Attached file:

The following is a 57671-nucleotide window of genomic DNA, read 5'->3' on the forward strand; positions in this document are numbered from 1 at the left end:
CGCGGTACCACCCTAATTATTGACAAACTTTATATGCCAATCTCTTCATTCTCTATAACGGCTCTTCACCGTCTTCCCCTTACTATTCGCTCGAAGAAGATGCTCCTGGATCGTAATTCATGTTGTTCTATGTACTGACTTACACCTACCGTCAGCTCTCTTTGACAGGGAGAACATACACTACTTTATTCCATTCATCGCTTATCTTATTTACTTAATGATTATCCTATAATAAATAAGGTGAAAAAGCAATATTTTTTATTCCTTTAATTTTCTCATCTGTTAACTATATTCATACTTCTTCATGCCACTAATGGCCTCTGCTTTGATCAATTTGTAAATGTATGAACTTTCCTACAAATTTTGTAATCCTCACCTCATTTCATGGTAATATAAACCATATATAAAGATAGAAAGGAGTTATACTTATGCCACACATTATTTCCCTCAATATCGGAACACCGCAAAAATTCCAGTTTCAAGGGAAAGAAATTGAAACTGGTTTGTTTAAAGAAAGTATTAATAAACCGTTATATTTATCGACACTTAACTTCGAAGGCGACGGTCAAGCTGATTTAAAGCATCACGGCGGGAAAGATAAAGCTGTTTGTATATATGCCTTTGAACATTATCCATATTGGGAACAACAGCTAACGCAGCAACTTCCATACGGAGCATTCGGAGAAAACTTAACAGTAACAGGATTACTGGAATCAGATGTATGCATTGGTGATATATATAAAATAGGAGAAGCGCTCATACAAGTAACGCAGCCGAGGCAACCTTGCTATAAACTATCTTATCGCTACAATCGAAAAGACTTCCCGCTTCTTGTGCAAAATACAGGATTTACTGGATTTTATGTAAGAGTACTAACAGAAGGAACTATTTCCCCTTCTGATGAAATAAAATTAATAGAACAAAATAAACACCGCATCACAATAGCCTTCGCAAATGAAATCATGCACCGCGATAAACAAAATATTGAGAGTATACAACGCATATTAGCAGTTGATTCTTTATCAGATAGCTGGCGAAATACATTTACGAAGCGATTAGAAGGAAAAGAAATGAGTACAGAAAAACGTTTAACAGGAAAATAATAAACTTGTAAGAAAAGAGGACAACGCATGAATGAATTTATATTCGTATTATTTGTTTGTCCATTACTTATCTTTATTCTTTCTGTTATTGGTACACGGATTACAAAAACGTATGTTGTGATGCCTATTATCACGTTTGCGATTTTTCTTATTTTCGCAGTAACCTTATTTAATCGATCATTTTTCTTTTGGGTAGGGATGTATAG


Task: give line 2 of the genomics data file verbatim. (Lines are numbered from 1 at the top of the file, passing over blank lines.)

CGCGGTACCACCCTAATTATTGACAAACTTTATATGCCAATCTCTTCATTCTCTATAACGGCTCTTCACCGTCTTCCCCTTACTATTCGCTCGAAGAAGATGCTCCTGGATCGTAATTCATGTTGTTCTATGTACTGACTTACACCTACCGTCAGCTCTCTTTGACAGGGAGAACATACACTACTTTATTCCATTCATCGCTTATCTTATTTACTTAATGATTATCCTATAATAAATAAGGTGAAAAAGCAATATTTTTTATTCCTTTAATTTTCTCATCTGTTAACTATATTCATACTTCTTCATGCCACTAATGGCCTCTGCTTTGATCAATTTGTAAATGTATGAACTTTCCTACAAATTTTGTAATCCTCACCTCATTTCATGGTAATATAAACCATATATAAAGATAGAAAGGAGTTATACTTATGCCACACATTATTTCCCTCAATATCGGAACACCGCAAAAATTCCAGTTTCAAGGGAAAGAAATTGAAACTGGTTTGTTTAAAGAAAGTATTAATAAACCGTTATATTTATCGACACTTAACTTCGAAGGCGACGGTCAAGCTGATTTAAAGCATCACGGCGGGAAAGATAAAGCTGTTTGTATATATGCCTTTGAACATTATCCATATTGGGAACAACAGCTAACGCAGCAACTTCCATACGGAGCATTCGGAGAAAACTTAACAGTAACAGGATTACTGGAATCAGATGTATGCATTGGTGATATATATAAAATAGGAGAAGCGCTCATACAAGTAACGCAGCCGAGGCAACCTTGCTATAAACTATCTTATCGCTACAATCGAAAAGACTTCCCGCTTCTTGTGCAAAATACAGGATTTACTGGATTTTATGTAAGAGTACTAACAGAAGGAACTATTTCCCCTTCTGATGAAATAAAATTAATAGAACAAAATAAACACCGCATCACAATAGCCTTCGCAAATGAAATCATGCACCGCGATAAACAAAATATTGAGAGTATACAACGCATATTAGCAGTTGATTCTTTATCAGATAGCTGGCGAAATACATTTACGAAGCGATTAGAAGGAAAAGAAATGAGTACAGAAAAACGTTTAACAGGAAAATAATAAACTTGTAAGAAAAGAGGACAACGCATGAATGAATTTATATTCGTATTATTTGTTTGTCCATTACTTATCTTTATTCTTTCTGTTATTGGTACACGGATTACAAAAACGTATGTTGTGATGCCTATTATCACGTTTGCGATTTTTCTTATTTTCGCAGTAACCTTATTTAATCGATCATTTTTCTTTTGGGTAGGGATGTATAG